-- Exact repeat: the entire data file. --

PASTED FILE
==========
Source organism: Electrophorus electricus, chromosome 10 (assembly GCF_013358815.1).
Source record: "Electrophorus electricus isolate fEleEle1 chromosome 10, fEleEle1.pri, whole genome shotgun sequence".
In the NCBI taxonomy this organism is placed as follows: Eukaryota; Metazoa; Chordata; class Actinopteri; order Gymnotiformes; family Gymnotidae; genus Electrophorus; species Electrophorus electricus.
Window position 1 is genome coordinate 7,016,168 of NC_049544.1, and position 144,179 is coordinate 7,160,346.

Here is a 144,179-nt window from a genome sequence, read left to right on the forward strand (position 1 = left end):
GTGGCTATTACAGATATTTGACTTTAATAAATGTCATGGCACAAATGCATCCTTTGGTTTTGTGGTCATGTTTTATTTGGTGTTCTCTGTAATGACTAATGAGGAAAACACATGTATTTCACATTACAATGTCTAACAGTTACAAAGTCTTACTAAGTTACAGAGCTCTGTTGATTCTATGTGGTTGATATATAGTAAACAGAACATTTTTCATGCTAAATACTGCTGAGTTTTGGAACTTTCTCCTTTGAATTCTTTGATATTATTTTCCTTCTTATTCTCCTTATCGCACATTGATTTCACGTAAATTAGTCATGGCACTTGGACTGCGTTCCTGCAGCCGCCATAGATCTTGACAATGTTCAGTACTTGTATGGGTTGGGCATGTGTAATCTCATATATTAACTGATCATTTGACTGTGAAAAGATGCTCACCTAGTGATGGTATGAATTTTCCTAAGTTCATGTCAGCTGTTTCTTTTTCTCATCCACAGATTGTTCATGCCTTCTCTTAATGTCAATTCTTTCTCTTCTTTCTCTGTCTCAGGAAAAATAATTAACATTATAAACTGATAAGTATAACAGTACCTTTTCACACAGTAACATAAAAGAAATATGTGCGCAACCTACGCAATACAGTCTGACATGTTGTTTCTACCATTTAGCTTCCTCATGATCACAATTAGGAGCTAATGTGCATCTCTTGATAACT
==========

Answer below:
Source organism: Electrophorus electricus, chromosome 10 (assembly GCF_013358815.1).
Source record: "Electrophorus electricus isolate fEleEle1 chromosome 10, fEleEle1.pri, whole genome shotgun sequence".
In the NCBI taxonomy this organism is placed as follows: Eukaryota; Metazoa; Chordata; class Actinopteri; order Gymnotiformes; family Gymnotidae; genus Electrophorus; species Electrophorus electricus.
Window position 1 is genome coordinate 7,016,168 of NC_049544.1, and position 144,179 is coordinate 7,160,346.

Here is a 144,179-nt window from a genome sequence, read left to right on the forward strand (position 1 = left end):
GTGGCTATTACAGATATTTGACTTTAATAAATGTCATGGCACAAATGCATCCTTTGGTTTTGTGGTCATGTTTTATTTGGTGTTCTCTGTAATGACTAATGAGGAAAACACATGTATTTCACATTACAATGTCTAACAGTTACAAAGTCTTACTAAGTTACAGAGCTCTGTTGATTCTATGTGGTTGATATATAGTAAACAGAACATTTTTCATGCTAAATACTGCTGAGTTTTGGAACTTTCTCCTTTGAATTCTTTGATATTATTTTCCTTCTTATTCTCCTTATCGCACATTGATTTCACGTAAATTAGTCATGGCACTTGGACTGCGTTCCTGCAGCCGCCATAGATCTTGACAATGTTCAGTACTTGTATGGGTTGGGCATGTGTAATCTCATATATTAACTGATCATTTGACTGTGAAAAGATGCTCACCTAGTGATGGTATGAATTTTCCTAAGTTCATGTCAGCTGTTTCTTTTTCTCATCCACAGATTGTTCATGCCTTCTCTTAATGTCAATTCTTTCTCTTCTTTCTCTGTCTCAGGAAAAATAATTAACATTATAAACTGATAAGTATAACAGTACCTTTTCACACAGTAACATAAAAGAAATATGTGCGCAACCTACGCAATACAGTCTGACATGTTGTTTCTACCATTTAGCTTCCTCATGATCACAATTAGGAGCTAATGTGCATCTCTTGATAACT